Why buy a business during a crisis?

Why buy a business during a crisis?

Across the media, from tabloids to broadsheets and online, we are bearing witness to very real business casualties of the Covid-19 crisis.  The lockdown has, as everyone knows, resulted in unprecedented fiscal stimulus package from the government to shore up the economy and try to prevent a recession at the levels of the Great Financial Crisis of 2008 or even worse the Great Depression of the late 1920s and 1930’s.

Keeping people attached to jobs, money in employees pockets and making loans available to businesses to prevent a liquidity crisis that results in an untimely demise of a business will be a huge buffer for the economy. Certainly the Government has been proactive in the creation and timely in the announcement of these measures to prevent the mass financial panic that in previous recessions have witnessed.

So in this current environment - that can be called shutdown rather than recession as we still wait for the return to work and the new reality to settle - cash is king and conserving it seems to be the mantra.

But conserving cash would suggest that businesses do nothing new and just wait out the crisis.  From the 2008-10 recession, we know that the businesses that thrived as they emerged from the crisis were the ones who had used the period to evolve and focus on what customers in the new economy would now need rather than hoping to get back to where they were before the crisis.

When written in Chinese, the word "crisis” is composed of two characters. One represents danger and the other represents opportunity.

- John F. Kennedy

And as Vinod Khosla, co-found of Sun Microsystems, said:

“Any big problem, is a big opportunity.

If there is no problem, there is no solution”

Businesses that streamlined and engaged with new ways of doing things and new technologies thrived. After the total change in working and social practices that Covid shutdown has forced on us, it is it unrealistic to think that everything will snap back exactly how it was.  The budding shoots of new practices and new efficiencies have been laid down and these will be here to stay in some form or another.

Business meetings will not need to be held face-to-face when we have all seen how well video conference meetings can dialled into rather than the gruelling, time-consuming drag of business travel.  Plus the environmental gains for this change.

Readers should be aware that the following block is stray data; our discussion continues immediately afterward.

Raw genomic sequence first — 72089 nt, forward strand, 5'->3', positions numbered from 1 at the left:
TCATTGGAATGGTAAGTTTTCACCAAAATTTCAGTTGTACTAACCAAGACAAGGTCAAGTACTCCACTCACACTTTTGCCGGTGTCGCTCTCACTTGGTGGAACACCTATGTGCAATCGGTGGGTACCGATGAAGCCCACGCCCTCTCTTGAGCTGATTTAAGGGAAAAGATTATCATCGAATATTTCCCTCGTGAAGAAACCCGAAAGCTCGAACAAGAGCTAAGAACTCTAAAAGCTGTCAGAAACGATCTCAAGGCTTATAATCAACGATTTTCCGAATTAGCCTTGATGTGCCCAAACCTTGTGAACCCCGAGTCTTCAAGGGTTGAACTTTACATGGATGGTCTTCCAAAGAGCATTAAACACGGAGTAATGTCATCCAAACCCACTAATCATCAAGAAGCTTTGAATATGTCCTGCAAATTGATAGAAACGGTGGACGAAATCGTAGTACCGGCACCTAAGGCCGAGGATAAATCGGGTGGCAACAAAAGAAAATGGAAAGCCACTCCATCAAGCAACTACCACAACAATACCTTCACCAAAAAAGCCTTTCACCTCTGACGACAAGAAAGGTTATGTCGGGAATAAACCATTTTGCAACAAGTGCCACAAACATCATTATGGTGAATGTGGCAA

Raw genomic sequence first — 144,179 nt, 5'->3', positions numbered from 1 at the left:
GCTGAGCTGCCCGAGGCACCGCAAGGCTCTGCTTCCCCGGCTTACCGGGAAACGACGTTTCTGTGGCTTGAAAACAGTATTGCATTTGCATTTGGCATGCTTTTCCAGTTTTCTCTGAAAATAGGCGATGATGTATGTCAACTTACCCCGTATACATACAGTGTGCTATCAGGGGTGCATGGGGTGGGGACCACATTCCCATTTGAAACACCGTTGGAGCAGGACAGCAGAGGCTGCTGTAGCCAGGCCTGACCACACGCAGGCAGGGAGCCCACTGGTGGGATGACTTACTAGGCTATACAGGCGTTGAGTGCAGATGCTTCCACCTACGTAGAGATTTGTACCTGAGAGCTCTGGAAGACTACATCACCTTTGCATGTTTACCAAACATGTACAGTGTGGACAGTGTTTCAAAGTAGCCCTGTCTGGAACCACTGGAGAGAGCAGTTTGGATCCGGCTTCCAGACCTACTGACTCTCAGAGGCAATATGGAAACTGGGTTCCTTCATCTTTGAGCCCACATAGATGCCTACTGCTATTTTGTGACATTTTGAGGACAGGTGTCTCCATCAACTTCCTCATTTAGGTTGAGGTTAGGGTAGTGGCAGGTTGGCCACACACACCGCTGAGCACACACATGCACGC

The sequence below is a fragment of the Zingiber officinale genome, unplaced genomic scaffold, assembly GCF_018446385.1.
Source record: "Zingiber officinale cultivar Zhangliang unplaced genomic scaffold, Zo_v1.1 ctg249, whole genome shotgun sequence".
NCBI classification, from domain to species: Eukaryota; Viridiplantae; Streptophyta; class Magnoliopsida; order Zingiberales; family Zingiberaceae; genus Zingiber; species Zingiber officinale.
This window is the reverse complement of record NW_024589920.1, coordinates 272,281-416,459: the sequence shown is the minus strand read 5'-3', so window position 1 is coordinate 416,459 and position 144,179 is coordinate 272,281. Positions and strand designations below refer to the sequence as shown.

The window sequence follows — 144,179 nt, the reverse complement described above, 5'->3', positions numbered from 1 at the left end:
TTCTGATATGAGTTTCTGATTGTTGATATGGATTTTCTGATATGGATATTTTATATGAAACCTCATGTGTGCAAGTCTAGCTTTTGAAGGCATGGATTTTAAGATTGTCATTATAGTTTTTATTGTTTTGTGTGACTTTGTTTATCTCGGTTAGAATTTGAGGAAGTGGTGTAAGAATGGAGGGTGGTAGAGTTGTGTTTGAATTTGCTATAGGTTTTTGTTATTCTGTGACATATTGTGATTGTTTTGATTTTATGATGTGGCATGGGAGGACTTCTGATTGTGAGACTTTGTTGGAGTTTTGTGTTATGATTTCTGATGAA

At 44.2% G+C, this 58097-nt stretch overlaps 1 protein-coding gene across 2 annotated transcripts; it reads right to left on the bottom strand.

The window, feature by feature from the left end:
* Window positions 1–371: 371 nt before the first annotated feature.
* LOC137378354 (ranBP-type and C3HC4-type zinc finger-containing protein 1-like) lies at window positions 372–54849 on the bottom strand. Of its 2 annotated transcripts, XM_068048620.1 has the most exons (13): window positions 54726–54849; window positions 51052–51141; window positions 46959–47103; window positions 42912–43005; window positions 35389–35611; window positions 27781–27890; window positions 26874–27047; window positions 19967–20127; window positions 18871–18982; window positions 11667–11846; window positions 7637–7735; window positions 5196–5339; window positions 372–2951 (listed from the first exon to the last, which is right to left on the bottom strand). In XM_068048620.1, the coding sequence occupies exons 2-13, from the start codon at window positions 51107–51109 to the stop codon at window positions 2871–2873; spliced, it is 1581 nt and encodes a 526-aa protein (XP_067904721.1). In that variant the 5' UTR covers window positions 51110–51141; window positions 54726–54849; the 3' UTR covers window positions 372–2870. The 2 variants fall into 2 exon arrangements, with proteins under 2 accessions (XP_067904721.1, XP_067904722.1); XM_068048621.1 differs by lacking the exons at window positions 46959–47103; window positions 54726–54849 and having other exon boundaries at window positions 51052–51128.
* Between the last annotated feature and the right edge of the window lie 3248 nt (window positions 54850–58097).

Also, the move to even more online shopping behaviours and deliveries will have really dealt a permanent blow to the high street, one from which it is unlikely to fully recover.

So is this now the time to invest in acquiring a business?  Does that mean a big investment of cash in the time we are advised to conserve.

Acquiring a business can do one of two things – it can bolster your current production should your business be in one of the growth sectors of the economy and there are many in this area ranging from pharmaceuticals to groceries to online gaming and technology and automation through AI.

It can prepare you to take advantage of new market opportunities by being ready with your evolved offering when the lock down lifts.

There are many businesses out there that are not in such a fortunate position.  These businesses will be looking for strategic partnerships or a sale that could help smooth their current issues and may therefore be willing to look at more imaginative, innovative payment structures to ensure that both businesses not only survive the lockdown but actually both thrive in the soon to arrive new ‘normal’.

If this C19 crises is a big business problem, then the counter to that is that is also a massive business opportunity and those whose seize the moment and plan and prepare for the future will do well; those who stare at their reducing cash balance and do nothing else than try to conserve cash and stem the flow, will still be in that same position at the end of the crisis.

Article written by Business Sales & Acquisitions Consultant, Sian Murray


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